[MUD-Dev] Multi-threading ( was: TECH DGN: Re: a few mud server design questions (long))

Sean K sean at hoth.ffwd.cx
Wed Aug 1 11:46:14 New Zealand Standard Time 2001

On Wed, Aug 01, 2001 at 12:22:49AM -0400, Jon Lambert wrote:
> Sean Kelly write:
>> From: "Jon Lambert" <tychomud at ix.netcom.com>

>>> The ideal is NOT "one thread per CPU" no more than the ideal is
>>> "one process per CPU".  The ideal is that a CPU should always
>>> have a unit of work available and ready to run.  No more than
>>> one unit of work and it should be ripe for the plucking at the
>>> exact moment when the CPU becomes available.  Naturally we're
>>> always going to fall short of that ideal.  :-)

>> Good point.  A more careful re-statement of what I'd intended
>> would be: one active thread per process.  The idea is to avoid
>> unneccessary context-switching, not pine for the days of DOS :)

> I disagree with that as well.  "One active thread per process"
> still misses the point I'm trying to make.  The point is processes
> and threads are indeed one and the same animal in this context.

> Looking at Linux for instance...

I was speaking from more of a windows perspective, where fork()
doesn't exist.  So the programmer, for the most part, only has
control over the treading model, and a program generally occupies
only a single process.

> Let's assume Apache had some more configuration options (one real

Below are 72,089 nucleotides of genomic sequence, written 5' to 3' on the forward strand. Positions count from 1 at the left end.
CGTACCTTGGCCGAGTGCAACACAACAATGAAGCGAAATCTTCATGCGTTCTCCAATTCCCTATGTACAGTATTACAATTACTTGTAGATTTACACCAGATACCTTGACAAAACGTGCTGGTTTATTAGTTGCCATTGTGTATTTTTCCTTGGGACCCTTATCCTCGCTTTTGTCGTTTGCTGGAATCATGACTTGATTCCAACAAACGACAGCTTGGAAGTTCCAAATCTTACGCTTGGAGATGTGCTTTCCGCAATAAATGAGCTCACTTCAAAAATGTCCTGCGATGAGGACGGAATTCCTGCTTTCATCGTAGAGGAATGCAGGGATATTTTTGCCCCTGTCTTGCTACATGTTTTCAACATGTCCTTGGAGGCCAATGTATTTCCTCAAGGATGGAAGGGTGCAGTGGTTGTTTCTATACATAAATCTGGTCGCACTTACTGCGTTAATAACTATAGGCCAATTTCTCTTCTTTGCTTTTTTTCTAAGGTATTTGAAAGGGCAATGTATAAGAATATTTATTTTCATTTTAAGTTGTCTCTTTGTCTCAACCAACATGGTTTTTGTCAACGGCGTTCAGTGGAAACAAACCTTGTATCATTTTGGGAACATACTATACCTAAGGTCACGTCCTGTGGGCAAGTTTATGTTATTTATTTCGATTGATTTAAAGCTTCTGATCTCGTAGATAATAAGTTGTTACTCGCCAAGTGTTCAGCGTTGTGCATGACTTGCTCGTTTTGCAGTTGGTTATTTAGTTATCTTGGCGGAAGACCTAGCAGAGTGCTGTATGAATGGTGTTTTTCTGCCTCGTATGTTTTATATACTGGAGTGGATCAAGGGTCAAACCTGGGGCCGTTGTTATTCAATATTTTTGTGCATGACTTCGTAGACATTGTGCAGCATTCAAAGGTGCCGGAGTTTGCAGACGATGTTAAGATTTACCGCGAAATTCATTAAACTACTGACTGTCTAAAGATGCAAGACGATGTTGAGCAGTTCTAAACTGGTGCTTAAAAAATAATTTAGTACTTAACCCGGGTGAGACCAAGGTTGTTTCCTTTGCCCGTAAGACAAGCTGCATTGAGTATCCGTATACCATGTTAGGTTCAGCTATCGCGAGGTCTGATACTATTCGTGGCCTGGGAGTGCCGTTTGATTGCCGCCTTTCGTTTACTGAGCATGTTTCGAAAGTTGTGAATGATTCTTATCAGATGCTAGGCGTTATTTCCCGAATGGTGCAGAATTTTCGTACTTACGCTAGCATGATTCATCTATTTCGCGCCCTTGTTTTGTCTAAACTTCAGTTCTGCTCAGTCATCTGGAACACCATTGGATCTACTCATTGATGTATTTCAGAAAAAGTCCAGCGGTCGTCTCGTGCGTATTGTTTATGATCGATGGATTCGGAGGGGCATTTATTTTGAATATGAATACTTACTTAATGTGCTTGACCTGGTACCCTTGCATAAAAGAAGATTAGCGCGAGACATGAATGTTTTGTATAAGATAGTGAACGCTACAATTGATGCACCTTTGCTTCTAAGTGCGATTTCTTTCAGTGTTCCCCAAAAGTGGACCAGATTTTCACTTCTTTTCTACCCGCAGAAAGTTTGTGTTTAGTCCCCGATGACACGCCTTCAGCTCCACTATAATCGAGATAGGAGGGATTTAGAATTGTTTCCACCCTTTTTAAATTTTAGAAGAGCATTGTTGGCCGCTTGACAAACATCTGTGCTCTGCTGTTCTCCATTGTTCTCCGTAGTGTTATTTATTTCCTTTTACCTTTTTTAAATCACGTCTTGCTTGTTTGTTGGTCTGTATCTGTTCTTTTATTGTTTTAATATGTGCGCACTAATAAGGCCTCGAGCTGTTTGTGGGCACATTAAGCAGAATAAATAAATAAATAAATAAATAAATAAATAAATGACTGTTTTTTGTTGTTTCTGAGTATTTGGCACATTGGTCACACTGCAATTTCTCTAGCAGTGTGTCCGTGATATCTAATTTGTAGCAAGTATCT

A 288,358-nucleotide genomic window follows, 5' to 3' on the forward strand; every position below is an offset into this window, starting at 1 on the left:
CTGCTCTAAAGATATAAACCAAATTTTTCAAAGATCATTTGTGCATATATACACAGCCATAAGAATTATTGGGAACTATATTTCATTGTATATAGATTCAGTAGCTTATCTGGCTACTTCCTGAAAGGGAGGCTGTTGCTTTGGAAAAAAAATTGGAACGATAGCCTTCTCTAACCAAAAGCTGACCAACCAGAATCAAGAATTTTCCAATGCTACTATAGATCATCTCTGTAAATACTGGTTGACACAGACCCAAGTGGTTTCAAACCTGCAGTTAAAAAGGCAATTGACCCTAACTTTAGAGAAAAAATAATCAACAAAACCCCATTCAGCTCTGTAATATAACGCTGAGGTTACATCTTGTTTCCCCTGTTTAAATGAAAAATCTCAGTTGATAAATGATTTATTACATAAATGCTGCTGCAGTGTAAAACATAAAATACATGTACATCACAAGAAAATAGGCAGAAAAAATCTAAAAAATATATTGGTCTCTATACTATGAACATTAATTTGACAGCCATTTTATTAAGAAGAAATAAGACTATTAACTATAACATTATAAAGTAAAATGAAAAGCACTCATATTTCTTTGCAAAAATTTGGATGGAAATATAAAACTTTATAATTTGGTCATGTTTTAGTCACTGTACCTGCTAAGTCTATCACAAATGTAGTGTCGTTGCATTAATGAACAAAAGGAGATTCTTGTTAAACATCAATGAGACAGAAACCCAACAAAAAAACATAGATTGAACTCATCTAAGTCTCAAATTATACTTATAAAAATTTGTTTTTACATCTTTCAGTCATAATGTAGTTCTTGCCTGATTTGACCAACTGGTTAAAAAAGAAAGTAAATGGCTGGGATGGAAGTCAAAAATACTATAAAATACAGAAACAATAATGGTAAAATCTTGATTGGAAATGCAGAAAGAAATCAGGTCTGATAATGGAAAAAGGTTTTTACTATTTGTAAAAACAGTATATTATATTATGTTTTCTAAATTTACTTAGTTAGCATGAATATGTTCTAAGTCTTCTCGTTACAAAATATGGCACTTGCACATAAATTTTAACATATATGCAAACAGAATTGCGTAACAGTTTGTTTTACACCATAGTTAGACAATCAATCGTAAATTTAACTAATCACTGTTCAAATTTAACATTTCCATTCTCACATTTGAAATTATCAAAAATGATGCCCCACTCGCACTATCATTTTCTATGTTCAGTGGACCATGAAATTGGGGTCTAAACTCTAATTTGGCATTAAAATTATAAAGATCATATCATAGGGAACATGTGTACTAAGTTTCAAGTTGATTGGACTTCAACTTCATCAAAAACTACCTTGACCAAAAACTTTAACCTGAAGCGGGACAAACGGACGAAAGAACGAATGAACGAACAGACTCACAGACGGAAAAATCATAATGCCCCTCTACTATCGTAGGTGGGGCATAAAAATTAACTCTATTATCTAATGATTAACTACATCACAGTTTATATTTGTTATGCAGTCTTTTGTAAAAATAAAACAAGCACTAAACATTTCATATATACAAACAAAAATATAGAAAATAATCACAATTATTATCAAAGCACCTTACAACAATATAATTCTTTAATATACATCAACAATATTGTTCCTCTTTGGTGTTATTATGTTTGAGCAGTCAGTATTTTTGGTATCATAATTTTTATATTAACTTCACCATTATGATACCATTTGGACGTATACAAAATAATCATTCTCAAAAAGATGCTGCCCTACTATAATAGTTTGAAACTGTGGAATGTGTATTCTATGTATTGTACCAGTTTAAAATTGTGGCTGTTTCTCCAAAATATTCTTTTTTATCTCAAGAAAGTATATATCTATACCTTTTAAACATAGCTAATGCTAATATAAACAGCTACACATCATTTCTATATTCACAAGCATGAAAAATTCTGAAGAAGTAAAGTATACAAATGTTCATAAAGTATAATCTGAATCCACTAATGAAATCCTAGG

> and one imaginary last I looked):

>  Option 1: pre-fork 5 worker processes

>  Option 2: pre-create 5 worker threads (assume design requires no
>  global data)

> Which causes more context switches?  Which one is "a bad idea" and
> why?

In the linux context, they're essentially equivalent.  The major
difference being ease of data sharing.

> Surely there are many other caveats with threads and you've listed
> one of them, synchronization.  While we could discuss that, I'd
> simply point out it's not mandatory.  The 2nd apache configuration
> above requires no more synchronization points than the 1st.

Yup.  I was thinking in more of a MUD context, where connections
where connections will be communicating with one another in some

> Yet even in this case you could use a "soft-threaded" model
> (i.e. tick counters, MUQ, Cold, Win 3.1 when viewed as a DOS app)
> in which the context switch cost and length are defined entirely
> by the application.  Even that has a few benefits, it avoids
> runaway commands, prevents command starvation. provides an better
> average user response time over a request mix (lower stand. dev.)

This relates a bit to the tick processing discussion I was having in
another thread.  I think there's an application for both this and
traditional multithreading in an application.

> I've also seen muds that load their entire world database in
> memory do more disk I/O while running than mud servers that are
> disk-based.  The I/O is hidden by the OS and shows up as excessive
> page faulting.  For example, something like...

>   for (pObj = objects_list; pObj == NULL; pObj = pObj->next)

> may indeed cause the OS to do lots of I/O.

If the MUD occupies enough memory that it strays out of the physical
and into the virtual, I agree.  And if this is the case, then
loading everything into memory is of questionable use :) There are
also other options, like memory-mapped files.  C++ provides a nifty
way to make this transparent by writing a custom allocator.  But
this strays from the topic of multithreading into the genral realm
of application design.

> Anyways... I hope these ramblings are of use.

I'd like to think so.  The technical aspects of MUD design interest
me as much as the design aspects.

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